The extrovert-small-talk "norm" is SO prevalent in our society, that despite knowing since toddlerhood that I'm definitely not that, the way I am has still seemed "wrong" most of my life. The video on the introvert thread does a decent job of explaining a bit about this (recent) cultural phenomenon / judgement.

I like Paul's ideas about getting back to character, integrity, honesty, decency. One can truly be nice, and still tell it like it is.

Cheers to the discussion here, to those who defy convention, and to the permies community!
 
Jocelyn Campbell
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Speaking of the problem is the solution, someone on FaceBook mentioned that Warren Brush wrote about permaculture attracting or being comprised of "black sheep."

In that article, Brush describes some findings and theories from a rural sociology professor. (What, there is such a professor?)

Following Professor Everett’s bell curve for innovation adoption, innovators make up less than 2.5% of the population while early adopters comprise about 13.5%. As a movement, we need to identify who are potential early adopters and strategize how to leverage our time and energy to reach them with a powerful and well-rooted message of how important Permaculture thinking and action is for the survival of humanity. I believe that if we focus on gaining a critical mass within the early adopters, the masses will surely follow as this is an observable and repeating pattern within humanity.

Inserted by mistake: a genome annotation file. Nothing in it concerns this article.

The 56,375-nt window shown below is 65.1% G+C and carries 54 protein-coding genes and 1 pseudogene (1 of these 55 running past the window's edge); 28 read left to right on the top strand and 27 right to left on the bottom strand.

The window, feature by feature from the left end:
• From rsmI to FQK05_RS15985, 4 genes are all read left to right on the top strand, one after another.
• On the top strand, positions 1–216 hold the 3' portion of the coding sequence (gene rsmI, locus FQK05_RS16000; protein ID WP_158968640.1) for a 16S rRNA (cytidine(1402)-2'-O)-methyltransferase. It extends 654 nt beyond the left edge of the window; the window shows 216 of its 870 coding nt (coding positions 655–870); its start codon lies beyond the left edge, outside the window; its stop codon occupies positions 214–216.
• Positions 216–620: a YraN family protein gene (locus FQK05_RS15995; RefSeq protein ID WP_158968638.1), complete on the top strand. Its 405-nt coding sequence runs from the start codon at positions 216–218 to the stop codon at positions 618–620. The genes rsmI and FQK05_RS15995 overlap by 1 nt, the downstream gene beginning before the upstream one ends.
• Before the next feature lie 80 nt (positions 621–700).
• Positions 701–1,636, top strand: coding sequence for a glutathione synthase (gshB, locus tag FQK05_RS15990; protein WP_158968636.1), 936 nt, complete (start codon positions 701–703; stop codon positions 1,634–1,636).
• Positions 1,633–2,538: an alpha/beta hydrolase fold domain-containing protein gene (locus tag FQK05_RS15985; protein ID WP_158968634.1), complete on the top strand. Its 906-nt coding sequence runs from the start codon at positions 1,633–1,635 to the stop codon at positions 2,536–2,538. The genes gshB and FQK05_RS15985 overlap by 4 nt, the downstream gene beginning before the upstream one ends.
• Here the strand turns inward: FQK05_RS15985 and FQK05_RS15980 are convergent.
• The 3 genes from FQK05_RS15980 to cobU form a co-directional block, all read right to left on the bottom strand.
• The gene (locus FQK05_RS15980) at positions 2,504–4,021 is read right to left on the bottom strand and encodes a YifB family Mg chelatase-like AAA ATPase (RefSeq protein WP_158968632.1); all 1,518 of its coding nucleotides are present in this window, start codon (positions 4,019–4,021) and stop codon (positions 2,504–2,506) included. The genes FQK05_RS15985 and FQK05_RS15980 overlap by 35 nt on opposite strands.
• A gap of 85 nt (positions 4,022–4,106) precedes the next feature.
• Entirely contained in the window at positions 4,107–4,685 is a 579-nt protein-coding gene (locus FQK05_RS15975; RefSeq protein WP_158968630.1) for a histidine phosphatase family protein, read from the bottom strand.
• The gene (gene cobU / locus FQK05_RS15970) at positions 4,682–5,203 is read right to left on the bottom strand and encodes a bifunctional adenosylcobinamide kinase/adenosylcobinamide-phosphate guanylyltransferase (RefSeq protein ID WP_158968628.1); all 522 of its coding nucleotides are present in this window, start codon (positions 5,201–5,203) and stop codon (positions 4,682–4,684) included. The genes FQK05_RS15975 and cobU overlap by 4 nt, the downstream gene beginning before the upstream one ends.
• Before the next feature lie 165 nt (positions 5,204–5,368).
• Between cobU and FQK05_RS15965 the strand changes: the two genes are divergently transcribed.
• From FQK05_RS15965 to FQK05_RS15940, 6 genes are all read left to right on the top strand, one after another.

So do you think we are early adopters?

If that's the case, is Paul the shirtless dancing guy (ala Derek Sivers' theory of leadership?)

 
pollinator
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Though this is slightly off topic from Paul's original posting, the discussion of adoption is both fascinating and germane. There is a similar discussion over in the thread about broadacre application of permaculture here: https://permies.com/t/42835/large-farm/large-scale-permaculture-system

In that thread I mention Geoffrey Moore's concept of crossing the chasm, a solution to the challenge of getting the early majority to buy into what the early adopters are doing. It's my belief that we do need to move on from the visionaries and innovators to getting early adopters to communicate directly with the early majority for adoption. This means we get informed and practiced in communicating about our approach to living on this planet and focus less on talking to people of similar ilk but get bold (yet not offensive) and start talking to row crop farmers, feedlot ranchers and others in the industrial agriculture system and help them see there is a better way, and yes a better way at scale. This means we invite ag school scientists to come out and conduct their field trails and tests on our regenerative and permaculture systems. It means we have to talk to industrial-style farmers like they are human beings who just want to provide for their families and send their kids to college. As the current motto teaches, let's not be angry at bad guys. Instead, let's encourage them with compassion and demonstrate to them they can make a good living employing alternative agricultural practices.

Under current trends of carbon release into the atmosphere, it's not going to matter how many 10-acre permaculture systems are out there because we won't be at the scale necessary to sequester enough carbon to reverse what we're doing on a global climate basis. As the Rodale Institute white paper announced recently, "Simply put, we could sequester more than 100% of current annual CO2 emissions with a switch to widely available and inexpensive organic management practices, which we term "regenerative organic agriculture."" But, that will require a massive switch at the broadacre level.